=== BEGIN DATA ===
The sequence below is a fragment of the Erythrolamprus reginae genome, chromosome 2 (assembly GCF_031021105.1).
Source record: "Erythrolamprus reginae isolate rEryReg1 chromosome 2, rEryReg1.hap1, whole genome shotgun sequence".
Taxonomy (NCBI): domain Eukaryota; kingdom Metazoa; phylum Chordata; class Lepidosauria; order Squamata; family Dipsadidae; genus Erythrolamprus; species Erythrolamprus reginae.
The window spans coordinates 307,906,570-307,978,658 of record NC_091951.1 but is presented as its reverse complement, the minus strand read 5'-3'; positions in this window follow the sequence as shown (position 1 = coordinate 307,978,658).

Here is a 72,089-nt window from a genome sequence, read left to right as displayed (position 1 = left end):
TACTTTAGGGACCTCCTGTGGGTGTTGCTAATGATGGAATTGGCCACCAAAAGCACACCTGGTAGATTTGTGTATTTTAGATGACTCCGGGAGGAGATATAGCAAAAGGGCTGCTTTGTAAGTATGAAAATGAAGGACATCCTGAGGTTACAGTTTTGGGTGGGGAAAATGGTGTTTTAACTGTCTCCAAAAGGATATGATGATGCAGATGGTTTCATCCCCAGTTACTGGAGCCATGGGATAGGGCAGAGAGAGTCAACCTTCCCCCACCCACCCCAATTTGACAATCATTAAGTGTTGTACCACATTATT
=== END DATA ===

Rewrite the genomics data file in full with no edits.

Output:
The sequence below is a fragment of the Erythrolamprus reginae genome, chromosome 2 (assembly GCF_031021105.1).
Source record: "Erythrolamprus reginae isolate rEryReg1 chromosome 2, rEryReg1.hap1, whole genome shotgun sequence".
Taxonomy (NCBI): domain Eukaryota; kingdom Metazoa; phylum Chordata; class Lepidosauria; order Squamata; family Dipsadidae; genus Erythrolamprus; species Erythrolamprus reginae.
The window spans coordinates 307,906,570-307,978,658 of record NC_091951.1 but is presented as its reverse complement, the minus strand read 5'-3'; positions in this window follow the sequence as shown (position 1 = coordinate 307,978,658).

Here is a 72,089-nt window from a genome sequence, read left to right as displayed (position 1 = left end):
TACTTTAGGGACCTCCTGTGGGTGTTGCTAATGATGGAATTGGCCACCAAAAGCACACCTGGTAGATTTGTGTATTTTAGATGACTCCGGGAGGAGATATAGCAAAAGGGCTGCTTTGTAAGTATGAAAATGAAGGACATCCTGAGGTTACAGTTTTGGGTGGGGAAAATGGTGTTTTAACTGTCTCCAAAAGGATATGATGATGCAGATGGTTTCATCCCCAGTTACTGGAGCCATGGGATAGGGCAGAGAGAGTCAACCTTCCCCCACCCACCCCAATTTGACAATCATTAAGTGTTGTACCACATTATT